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Turkey After the New Year

Turkey has been the darling of foreign oil and gas investors who are looking to new frontiers that are less risky, from a security and political stability point of view. This is Turkey—for now. Despite the fact that they still haven’t made that one big find, Turkey is an extremely significant strategic investment, depending on how you play it. But the uncertainty has been piling up ever since the Gezi Park protests that shook the foundations—however mildly—of Prime Minister Recep Erdogan’s power base.

Next year—indeed, four months from now--will be a definitive one for Erdogan—he could either solidify his power, or lose it entirely. For the first time, in 2014, Turkey will hold direct presidential elections, which will be followed by general elections in 2015. The significance of this is that Erdogan has said that he will not seek another term as prime minister. Instead, he will be running for president, pitting himself against a co-founder of the ruling Justice and Development Party (AKP), current President Abdullah Gul, whose popularity has experienced a fair boost since Erdogan’s mishandling of the Gezi Park protests.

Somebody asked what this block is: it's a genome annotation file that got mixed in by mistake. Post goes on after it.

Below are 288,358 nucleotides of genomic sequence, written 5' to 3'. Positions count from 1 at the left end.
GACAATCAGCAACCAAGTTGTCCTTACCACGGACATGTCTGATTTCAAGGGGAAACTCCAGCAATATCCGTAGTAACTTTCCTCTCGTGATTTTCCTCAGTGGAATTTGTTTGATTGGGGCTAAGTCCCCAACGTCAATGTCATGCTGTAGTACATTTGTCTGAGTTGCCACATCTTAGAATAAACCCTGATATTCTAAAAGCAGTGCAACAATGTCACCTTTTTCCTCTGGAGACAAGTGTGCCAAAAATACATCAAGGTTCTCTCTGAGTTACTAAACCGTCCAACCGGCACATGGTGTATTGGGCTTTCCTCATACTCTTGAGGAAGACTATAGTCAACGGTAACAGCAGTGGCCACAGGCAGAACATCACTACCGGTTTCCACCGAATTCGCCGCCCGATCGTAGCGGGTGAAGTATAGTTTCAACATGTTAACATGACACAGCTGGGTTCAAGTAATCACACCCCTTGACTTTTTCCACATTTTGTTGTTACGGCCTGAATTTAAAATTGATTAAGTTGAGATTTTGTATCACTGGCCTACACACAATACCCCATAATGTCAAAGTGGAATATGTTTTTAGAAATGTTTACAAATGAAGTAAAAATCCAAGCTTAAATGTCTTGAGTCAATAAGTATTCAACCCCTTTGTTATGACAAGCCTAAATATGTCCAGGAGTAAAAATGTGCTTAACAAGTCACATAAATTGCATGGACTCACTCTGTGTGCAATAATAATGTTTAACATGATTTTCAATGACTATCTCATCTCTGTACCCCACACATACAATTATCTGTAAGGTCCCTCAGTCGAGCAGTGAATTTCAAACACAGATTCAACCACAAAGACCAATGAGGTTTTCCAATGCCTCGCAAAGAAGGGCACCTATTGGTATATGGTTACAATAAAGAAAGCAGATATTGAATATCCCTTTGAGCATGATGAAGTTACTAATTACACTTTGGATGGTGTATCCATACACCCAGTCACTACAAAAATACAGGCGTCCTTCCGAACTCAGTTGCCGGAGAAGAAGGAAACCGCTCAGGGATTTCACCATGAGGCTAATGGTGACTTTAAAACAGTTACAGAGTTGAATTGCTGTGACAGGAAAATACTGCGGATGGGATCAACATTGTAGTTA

The problem for Erdogan—despite his massive power base—is that he has shown complete disregard for some key figures in the AKP, and they have taken notice. Now there are clear cracks in the lining of the ruling party, and this may or may not end up favoring Erdogan by the time elections…

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